Martin Luther King, Jr. | Keith D. Miller

This literature criticism consists of approximately 25 pages of analysis & critique of Martin Luther King, Jr..
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Keith D. Miller

Right. So, it's now eight years. I've many, many notebooks, but what I see when I examine the notebooks now are phases of development toward the work I'm doing at present. I see it in embryonic stages early on, and I begin to see what I thought were simply notes, because they didn't resemble my earlier work, were, actually in early form, the work that I have now begun to do … the new work, in other words. I didn't recognize it at first. I thought it was failed old work.

On August 28, 1963, one hundred fifty thousand or more demonstrators sweltered in Washington, D.C., listening to fine music from Marian Anderson, Joan Baez, and other singers. On the steps of the Lincoln Memorial an endless procession of speakers droned and droned. Despite the interruption of John Lewis's impassioned eloquence, the perspiring crowd began to wilt. Then, late in the afternoon, Mahalia Jackson revived everyone. With her hat pinned firmly to her hair, the unaccompanied Queen of Gospel swayed to a rhythm entirely her own, arousing weary listeners with the slave spiritual "I Been 'Buked and I Been Scorned":

      I been 'buked and I been scorned.
      I'm gonna tell my Lord when I get home
      Just how long you've been treating me wrong.

Here Jackson merged her voice with the narrator of the lyrics, identifying her experiences with those of slaves. Through this song, the slaves' indignity became her indignity and that of thousands of blacks hearing her, all of whom had been 'buked and scorned. The slaves' cry became her cry, the slaves' protest her protest.

King and Language:

In the eyes of the press and most of America, King emerged as a uniquely powerful leader. But how did this process occur? What made King a superstar?

The answer to this question can be stated in a single word: language. King's unmatched words galvanized blacks and changed the minds of moderate and uncommitted whites. Others could embrace nonviolence, get arrested, and accept martyrdom. But only King could convince middle-of-the-road whites about the meaning of the revolutionary events they were witnessing on their television screens. His persuasiveness did more than surpass that of his colleagues. It enabled him to accomplish what Frederick Douglass, Sojourner Truth, W.E.B. DuBois, and his own models and mentors had failed to achieve. By persuading whites to accept the principle of racial equality, he made a monumental contribution to solving the nation's most horrific problem—racial injustice.

Keith D. Miller, in his Voice of Deliverance: The Language of Martin Luther King, Jr. and Its Sources, The Free Press, 1992.

Following this spirited performance, King stepped to the microphone to launch the profoundly paradoxical "I Have a Dream." Wearing his normal funereal suit, white shirt, and black tie, he, like Jackson, evoked the woebegone past to demand a sparkling future. He cited Jefferson, alluded to Lincoln, and embraced Old Testament prophets and Christianity, presenting an entire inventory of patriotic themes and images typical of Fourth of July oratory. But, despite these nostalgic references, the first half of "I Have a Dream" did not celebrate a dream. It catalogued a nightmare. King damned an intolerable status quo that demeaned the Negro, who existed "on a lonely island of poverty" and was an "exile in his own land."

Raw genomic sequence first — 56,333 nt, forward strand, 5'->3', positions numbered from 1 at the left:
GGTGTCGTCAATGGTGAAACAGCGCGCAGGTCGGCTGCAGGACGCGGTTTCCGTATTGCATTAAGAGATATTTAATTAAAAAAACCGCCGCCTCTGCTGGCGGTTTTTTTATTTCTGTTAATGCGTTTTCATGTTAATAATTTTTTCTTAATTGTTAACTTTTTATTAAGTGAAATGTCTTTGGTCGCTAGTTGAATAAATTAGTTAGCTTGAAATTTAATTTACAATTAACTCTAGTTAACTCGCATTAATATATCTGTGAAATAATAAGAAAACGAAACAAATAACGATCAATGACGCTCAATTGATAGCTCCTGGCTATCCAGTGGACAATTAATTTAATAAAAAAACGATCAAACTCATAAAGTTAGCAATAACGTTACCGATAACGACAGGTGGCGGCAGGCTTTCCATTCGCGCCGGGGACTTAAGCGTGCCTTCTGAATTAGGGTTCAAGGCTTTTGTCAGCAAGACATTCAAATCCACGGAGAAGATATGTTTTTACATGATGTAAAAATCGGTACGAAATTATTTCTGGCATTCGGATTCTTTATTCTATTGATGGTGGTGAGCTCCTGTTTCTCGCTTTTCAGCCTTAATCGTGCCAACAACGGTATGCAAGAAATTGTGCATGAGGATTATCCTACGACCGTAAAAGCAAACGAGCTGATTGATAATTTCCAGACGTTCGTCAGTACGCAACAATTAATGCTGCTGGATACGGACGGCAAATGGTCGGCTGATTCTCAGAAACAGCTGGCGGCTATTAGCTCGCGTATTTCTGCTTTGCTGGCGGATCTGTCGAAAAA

Then King merged his voice with others. He enlisted Amos as a spokesman for his cause:

        There are those who are asking the devotees of civil rights, "When
        will you be satisfied?"
        We can never be satisfied as long as the Negro is the victim of the
        unspeakable horrors of police brutality.
        We cannot be satisfied as long as our bodies … cannot find lodging
        in the motels of the highways or the hotels of the cities….
        No … we will not be satisfied until justice rolls down like waters
        and righteousness like a mighty stream.

Who are the "we" of this passage? The devotees of civil rights—the disenfranchised blacks whom King represented. But the "we" of the last sentence includes more than blacks. This line harnesses a famous exclamation from an Old Testament prophet—Amos's cry "Let justice roll down like waters and righteousness like a mighty stream!" So Amos is also speaking here as King merges Amos's persona with his own. This union reflects back to the immediately preceding sentences: the "we" who cannot be satisfied until justice rolls down are the same "we" who seek lodging in the motels of the highways and the hotels of the cities. The voice of King/Amos calls for justice to run like a river and for Congress to open the dam by mandating integration. The words of Amos gave an unimpeachably authoritative tone to King's demands.

In the most famous passage of all his oratory, King again engaged in voice merging:

        I have a dream that one day this nation will rise up….
 
        I have a dream that my four little children will one day … not be
        judged by the color of their skin but by the content of their
        character.